Listen to this article

Across the Corn Belt, near- or below-normal temperatures continue to benefit reproductive to filling corn and soybeans, although significant developmental delays remain a concern as the end of summer approaches. By Aug. 11, more than one-fifth of the corn was not yet silking in Indiana, Michigan, Ohio, and Wisconsin.

On the Plains, temperatures have fallen to near-normal levels in Texas, accompanied by a few showers and thunderstorms. However, many rain-fed crops on the southern Plains are still in need of rain. Meanwhile, dry but unusually cool weather over the northern Plains favors small grain harvesting.

In the South, scattered showers and warm, humid conditions are maintaining generally favorable conditions for immature summer crops. Early Wednesday, some of the heaviest showers are occurring across the Deep South, in the central and eastern Gulf Coast regions.

In the West, a hot, dry weather regime is reducing topsoil moisture and increasing stress on some rangeland and pastures. However, the conditions also favor Northwestern winter and spring wheat harvesting.

A cold front interacting with a warm, humid airmass will continue to produce scattered to widespread showers and thunderstorms across the lower Southeast. Five-day rainfall totals could exceed 5 inches in parts of northern Florida. Later in the week, locally heavy showers will develop from the southern Rockies into the western Corn Belt. In the latter region, as much as 1 to 3 inches of rain may fall. Widely scattered showers will occur in other parts of the central and eastern U.S., but dry weather will prevail during the next 5 days west of the Rockies. Following a few days of cooler weather in most areas east of the Rockies, heat will expand northward during the weekend. Elsewhere, hot weather will persist across the interior West.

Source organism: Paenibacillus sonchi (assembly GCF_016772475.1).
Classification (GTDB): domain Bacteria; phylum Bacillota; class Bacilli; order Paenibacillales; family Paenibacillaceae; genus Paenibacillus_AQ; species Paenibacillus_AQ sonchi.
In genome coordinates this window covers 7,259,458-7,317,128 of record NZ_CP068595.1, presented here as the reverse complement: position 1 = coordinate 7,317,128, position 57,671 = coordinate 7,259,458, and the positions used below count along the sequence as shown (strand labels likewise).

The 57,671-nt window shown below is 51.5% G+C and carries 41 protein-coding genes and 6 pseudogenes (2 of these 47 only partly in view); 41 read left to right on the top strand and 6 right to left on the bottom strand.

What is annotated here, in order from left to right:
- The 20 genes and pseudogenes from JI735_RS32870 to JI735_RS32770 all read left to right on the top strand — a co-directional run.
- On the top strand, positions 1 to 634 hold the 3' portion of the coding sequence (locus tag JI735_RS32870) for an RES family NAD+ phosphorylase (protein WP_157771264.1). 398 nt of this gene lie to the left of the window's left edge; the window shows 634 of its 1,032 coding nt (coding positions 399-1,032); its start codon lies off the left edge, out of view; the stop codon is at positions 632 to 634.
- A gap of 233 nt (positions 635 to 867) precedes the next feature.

Looking ahead, the 6- to 10-day outlook calls for near- or above-normal temperatures nationwide, except for cooler-than-normal conditions in along the Canadian border in Montana and North Dakota. Meanwhile, near- or above-normal rainfall in the East, North, and Far West will contrast with drier-than-normal weather across large sections of the Rockies and High Plains.

This content was contributed by a user of the site. If you believe this content may be in violation of the terms of use, you may report it.

Greg Soulje, a professional meteorologist since 1985, offers national agricultural weather forecasts via "This Week in Agribusiness."